This essay began as a poem in which I was
trying to explore correlations between the opioid epidemic, gun violence in the United States, and fundamentalist religion.
“As of August 31, 2019, 297 mass shootings have occurred in 2019 that fit the inclusion criteria of this article. This averages out to 1.2 shootings per day. In these shootings, 1,219 people were injured and 335 died (for a total of 1,554 victims).”—Wikipedia
Where is the pain?
Here and here.
As a native Texan I carry a both a complicated heritage and a complex relationship with the Texas of today. I am of course appalled and pained deeply by every mass shooting that manages to
get media attention, but the incident in El Paso in early August followed by the one in Odessa exactly one month later hit me very hard.
How would you describe the pain?
with occasional throbs.
On the pain scale 1-10, how bad?
Depending on what?
I don’t know. How tired I am or if I’ve eaten.
The pain, of course, is both physical and psychic. I’ve had some slight experience with opioid painkillers, but fortunately have never been drawn to using them for anything other than physical pain relief. Given some of my tendencies and past behavior, this restraint sometimes seems miraculous.
“The body that has developed a tolerance for opioids demands more,
and seasoned opioid users will take fentanyl even if they see someone overdose from it right before their eyes.” —Dr. Adam Bisaga, “Overcoming Opioid Addiction”
Would you like something for the pain?
My meditations on these questions led me to Beth Macy’s amazing book Dopesick. A reporter for the Roanoke (VA) Times, Macy chronicles in meticulous and unsparing detail the ravages of first, overprescribed opioids, then heroin when belated regulations forced pharmaceutical manufacturers to weaken their products and add blockers to limit the “highs” that users experienced, causing addicts to seek out even more illicit means to maintain their addiction and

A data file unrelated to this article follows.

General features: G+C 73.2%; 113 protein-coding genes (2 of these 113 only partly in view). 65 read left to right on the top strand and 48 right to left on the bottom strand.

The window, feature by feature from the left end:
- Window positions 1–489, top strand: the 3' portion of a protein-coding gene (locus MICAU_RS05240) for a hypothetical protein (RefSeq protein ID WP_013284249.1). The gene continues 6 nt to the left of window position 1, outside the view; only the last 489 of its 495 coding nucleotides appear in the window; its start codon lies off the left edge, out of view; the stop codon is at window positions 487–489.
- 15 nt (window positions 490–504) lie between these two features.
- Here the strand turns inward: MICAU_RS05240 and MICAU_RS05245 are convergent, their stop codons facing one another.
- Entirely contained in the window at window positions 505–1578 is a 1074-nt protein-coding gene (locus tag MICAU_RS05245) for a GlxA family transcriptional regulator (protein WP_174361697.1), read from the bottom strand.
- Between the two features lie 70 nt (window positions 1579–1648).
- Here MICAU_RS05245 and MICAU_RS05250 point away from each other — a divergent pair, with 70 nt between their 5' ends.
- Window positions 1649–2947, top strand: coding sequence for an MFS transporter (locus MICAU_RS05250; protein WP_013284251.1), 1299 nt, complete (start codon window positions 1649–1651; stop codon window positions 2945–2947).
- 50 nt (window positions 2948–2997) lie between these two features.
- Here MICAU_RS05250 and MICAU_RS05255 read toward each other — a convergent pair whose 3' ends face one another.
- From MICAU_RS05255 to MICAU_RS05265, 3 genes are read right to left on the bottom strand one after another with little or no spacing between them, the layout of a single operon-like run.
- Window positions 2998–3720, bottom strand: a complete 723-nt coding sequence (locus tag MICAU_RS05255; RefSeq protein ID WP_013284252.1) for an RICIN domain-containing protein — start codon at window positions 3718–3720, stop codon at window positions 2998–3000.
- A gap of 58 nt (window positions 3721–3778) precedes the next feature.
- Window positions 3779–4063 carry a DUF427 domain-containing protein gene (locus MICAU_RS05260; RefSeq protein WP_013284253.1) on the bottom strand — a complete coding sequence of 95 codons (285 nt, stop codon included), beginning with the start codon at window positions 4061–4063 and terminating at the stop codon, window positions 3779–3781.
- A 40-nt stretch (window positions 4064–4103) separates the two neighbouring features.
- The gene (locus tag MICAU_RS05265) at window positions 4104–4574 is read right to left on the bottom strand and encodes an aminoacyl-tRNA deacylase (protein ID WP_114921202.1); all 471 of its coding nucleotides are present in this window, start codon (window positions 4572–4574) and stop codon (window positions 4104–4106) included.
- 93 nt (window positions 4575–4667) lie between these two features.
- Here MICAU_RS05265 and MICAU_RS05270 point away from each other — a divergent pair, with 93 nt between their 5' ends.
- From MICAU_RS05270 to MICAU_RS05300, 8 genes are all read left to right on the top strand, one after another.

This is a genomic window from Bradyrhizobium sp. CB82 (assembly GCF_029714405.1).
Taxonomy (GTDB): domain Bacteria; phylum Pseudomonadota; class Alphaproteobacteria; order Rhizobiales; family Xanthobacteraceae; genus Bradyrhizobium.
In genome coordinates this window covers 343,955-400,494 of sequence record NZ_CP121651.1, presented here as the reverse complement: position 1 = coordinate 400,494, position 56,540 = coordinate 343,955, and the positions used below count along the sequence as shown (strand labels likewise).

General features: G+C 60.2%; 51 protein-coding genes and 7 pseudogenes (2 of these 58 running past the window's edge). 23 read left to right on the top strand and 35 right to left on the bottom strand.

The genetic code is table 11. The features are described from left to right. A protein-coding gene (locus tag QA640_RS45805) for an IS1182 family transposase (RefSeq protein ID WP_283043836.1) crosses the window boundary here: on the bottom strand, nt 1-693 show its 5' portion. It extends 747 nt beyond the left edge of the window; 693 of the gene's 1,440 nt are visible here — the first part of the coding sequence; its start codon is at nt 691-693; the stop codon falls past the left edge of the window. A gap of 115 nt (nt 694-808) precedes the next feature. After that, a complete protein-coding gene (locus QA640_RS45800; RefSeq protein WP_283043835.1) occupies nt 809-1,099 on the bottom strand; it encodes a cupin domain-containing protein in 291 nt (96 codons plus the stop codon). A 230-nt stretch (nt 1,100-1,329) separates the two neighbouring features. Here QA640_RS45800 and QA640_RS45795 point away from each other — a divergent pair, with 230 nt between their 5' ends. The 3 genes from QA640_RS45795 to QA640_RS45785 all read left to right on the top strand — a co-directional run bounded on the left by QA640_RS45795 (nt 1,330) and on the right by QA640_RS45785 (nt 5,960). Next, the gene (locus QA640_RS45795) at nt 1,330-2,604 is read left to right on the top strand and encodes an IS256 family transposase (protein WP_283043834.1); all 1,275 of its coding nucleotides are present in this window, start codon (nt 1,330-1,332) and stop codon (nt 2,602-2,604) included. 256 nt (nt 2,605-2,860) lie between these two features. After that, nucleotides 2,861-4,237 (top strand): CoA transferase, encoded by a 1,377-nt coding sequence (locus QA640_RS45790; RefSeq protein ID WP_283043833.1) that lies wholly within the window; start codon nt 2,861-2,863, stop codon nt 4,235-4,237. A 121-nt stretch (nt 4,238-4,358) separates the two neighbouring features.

avoid dopesickness. Her region, a land where factories closed and jobs were shipped overseas and where the declining coal industry shut down mines, leaving thousands of sick and injured workers to fend for themselves, is Ground Zero for the opioid and heroin crisis. It also happens to be the heart of what is sometimes called Trump Country, where not only drugs proliferate, but also guns and fundamentalist religion.
Although extensively researched and
massively documented with reams of data, Dopesick often reads like a very compelling novel. We meet the promising children of blue-collar and middle class families cut down by drugs licit and illicit, grieving parents and siblings, and harried and overworked medical and law enforcement professionals struggling to limit the flow of drugs and save lives. The book as a whole presents an unflinching indictment of greed-driven Big Pharma, a horrendously inadequate health care system, and a political establishment that can’t decide whether the epidemic is a health problem or a criminal one and is seemingly incapable of dealing adequately with either.
I am not, of course, positing a causal connection between opioid addiction and the urge to commit a mass shooting. In fact, a gun in the hands of an addict is more likely to be turned on him- or herself. There’s a cruel irony in the fact that guns do not provide adequate defense against the physical pain left after years of exacting, backbreaking labor nor do they mitigate the sense of displacement brought on by being marginalized as decently
paying jobs with benefits disappear.
“[Religion] is the opiate of the masses.”—Marx
So where does religion fit in here? Again, I am asserting no causality, simply noting that strong religious faith provides no better defense against addiction and despair than guns. Is the strong emphasis on sin problematic in dealing with a disease that still carries a moral stigma for many?
Twelve-Step programs with their emphasis on spiritual transformation also all too often fall short, especially when they oppose medication-assisted treatment.
I have no answers, only a strong concern for the waste of human potential and the personal and social wreckage wrought by opioid addiction and the crime and degradation associated with it. Dopesick provides an intense and necessary examination of the opioid epidemic in its many aspects
and even offers a few glimmers of hope along with strong recommendations for both expansion of and improvements in treatment options and prescriptions for addressing the larger societal and political issues that have lead to the crisis in the first place. I highly recommend you read it.